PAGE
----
Some people think language matters as much as intent in ending discrimination against women. Others don’t. I don’t think that insults and generalisations (“all women”, “all feminists”, “all men”) on either side of that argument are helpful.

I think it’s pretty hard to deny that women would have got as far as they have in achieving equality without yelling at men a lot. I think it’s also more complicated these days. I think the vast majority of men born, say, after 1975 don’t have an entrenched view of women as “lesser beings”. And most men and women older than that are at least exposed to the idea, whether or not they believe it deep down or not. So personally I think that with the vast majority, there’s room now for a conversation rather than yelling.

And “privilege”, while I believe it exists situationally and culturally, shouldn’t be a universal stick to beat down men with. There’s some good evidence to show that “privilege” in the UK is a predominantly a function of class, not gender. And I doubt that in Australia where we have annual leave, sick leave, and maternity leave that the privilege of men is particularly strong.

For example: If there was a young white woman applying for a job alongside an older Aboriginal man, I can’t believe that anyone would claim the man was the “privileged” one in that situation.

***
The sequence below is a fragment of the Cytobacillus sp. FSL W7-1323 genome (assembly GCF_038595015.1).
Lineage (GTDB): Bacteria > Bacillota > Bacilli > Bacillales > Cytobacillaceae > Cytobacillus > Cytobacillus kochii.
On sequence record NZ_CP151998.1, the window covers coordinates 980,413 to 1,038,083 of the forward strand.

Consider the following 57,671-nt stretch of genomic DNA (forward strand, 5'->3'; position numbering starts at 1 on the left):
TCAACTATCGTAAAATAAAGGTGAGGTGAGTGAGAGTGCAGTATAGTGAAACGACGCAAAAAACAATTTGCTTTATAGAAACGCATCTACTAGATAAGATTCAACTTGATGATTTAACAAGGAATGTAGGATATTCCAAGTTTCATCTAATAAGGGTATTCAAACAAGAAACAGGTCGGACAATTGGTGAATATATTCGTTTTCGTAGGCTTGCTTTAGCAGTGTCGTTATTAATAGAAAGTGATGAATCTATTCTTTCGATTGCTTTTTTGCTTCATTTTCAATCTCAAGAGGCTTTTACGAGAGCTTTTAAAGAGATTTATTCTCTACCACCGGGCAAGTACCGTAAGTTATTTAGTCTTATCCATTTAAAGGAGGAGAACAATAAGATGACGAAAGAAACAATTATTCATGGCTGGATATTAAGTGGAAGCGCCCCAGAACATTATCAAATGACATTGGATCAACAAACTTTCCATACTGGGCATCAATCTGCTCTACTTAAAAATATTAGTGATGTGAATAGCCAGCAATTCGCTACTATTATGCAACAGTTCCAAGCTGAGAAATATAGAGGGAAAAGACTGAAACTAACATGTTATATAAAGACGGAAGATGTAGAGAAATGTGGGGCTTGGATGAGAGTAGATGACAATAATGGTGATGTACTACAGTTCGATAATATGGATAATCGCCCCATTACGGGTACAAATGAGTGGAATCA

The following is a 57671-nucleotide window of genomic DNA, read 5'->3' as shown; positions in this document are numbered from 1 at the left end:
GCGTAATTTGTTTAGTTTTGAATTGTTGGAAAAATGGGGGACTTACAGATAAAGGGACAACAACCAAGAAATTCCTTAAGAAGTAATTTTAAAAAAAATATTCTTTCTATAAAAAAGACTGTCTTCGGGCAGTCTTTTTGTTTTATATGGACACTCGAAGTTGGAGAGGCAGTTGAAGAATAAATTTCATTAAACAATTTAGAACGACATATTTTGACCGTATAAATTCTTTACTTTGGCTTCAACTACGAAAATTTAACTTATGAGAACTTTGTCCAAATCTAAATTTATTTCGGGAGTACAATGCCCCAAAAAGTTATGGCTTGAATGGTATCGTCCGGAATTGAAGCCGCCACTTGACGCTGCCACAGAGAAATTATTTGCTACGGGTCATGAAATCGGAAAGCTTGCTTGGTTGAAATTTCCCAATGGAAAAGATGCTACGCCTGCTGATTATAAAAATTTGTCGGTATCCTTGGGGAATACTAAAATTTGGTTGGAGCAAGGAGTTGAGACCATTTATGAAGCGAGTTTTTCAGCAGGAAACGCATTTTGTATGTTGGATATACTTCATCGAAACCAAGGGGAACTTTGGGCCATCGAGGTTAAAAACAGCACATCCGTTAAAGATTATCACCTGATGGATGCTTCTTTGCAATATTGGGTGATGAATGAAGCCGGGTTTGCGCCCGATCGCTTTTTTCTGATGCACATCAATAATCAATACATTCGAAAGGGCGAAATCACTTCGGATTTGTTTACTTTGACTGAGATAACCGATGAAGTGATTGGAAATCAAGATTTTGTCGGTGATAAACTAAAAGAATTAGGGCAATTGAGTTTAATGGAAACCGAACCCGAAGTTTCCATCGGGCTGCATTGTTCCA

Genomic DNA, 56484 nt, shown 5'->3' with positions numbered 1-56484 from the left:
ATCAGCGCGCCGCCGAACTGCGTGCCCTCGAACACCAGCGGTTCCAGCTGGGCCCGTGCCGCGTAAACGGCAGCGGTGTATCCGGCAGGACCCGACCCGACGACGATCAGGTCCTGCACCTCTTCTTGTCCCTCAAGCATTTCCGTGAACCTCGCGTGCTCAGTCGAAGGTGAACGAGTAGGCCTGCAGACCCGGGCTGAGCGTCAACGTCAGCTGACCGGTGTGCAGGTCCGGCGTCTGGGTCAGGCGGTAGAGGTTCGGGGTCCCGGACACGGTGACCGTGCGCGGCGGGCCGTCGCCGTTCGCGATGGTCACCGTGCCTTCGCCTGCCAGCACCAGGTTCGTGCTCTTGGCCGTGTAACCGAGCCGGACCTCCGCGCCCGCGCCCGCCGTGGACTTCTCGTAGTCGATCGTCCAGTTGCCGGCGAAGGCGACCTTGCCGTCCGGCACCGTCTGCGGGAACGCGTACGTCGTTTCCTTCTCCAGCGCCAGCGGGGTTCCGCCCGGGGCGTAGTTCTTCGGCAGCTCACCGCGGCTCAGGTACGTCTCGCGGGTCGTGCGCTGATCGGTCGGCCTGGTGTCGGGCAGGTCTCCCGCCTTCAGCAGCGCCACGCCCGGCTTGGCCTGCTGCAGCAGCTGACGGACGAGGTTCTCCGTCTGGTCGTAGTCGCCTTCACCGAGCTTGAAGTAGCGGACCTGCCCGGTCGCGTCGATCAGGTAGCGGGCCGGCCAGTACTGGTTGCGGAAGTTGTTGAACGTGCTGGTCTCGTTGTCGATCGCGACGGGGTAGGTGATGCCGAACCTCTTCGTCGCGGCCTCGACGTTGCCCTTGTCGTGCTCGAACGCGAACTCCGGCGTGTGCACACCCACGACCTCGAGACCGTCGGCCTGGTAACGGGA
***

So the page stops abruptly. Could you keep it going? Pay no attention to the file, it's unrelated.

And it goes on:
Tembo 2:21 am 21 Mar 15

watto23 said :

Maya123 said :

watto23 said, “Feminism is not what society needs. Equalism is what we need.”

Um er, weird comment as feminism means equality. When someone makes comments like that I can only think they prefer inequality, and have invented a personal definition of feminism to suit personal prejudices.

From reading comments here, it is obvious males and females have different ideas of what is offensive.

Feminism does not equal Equalism. Feminists often go way over the top. Feminists never feel that a man could be hard done by, because they’ve always been the dominant gender etc etc. Feminists argue that female dominated careers deserve being paid more. Equalists would argue that men and women doing the same job deserve the same pay and acknowledge that men and women are different and there are female and male dominated professions. Whether a profession deserves more pay should be irrelevant to the gender that dominates that profession.

However its got to the point that a man could not do childcare and less do teaching, because feminism means men are worried of being labelled a pervert or child molester by an over zealous parent.

Men also suffer domestic abuse. Now a very small number of course but I know of a case and the man basically had no support and was accused by others that he must have hit her first.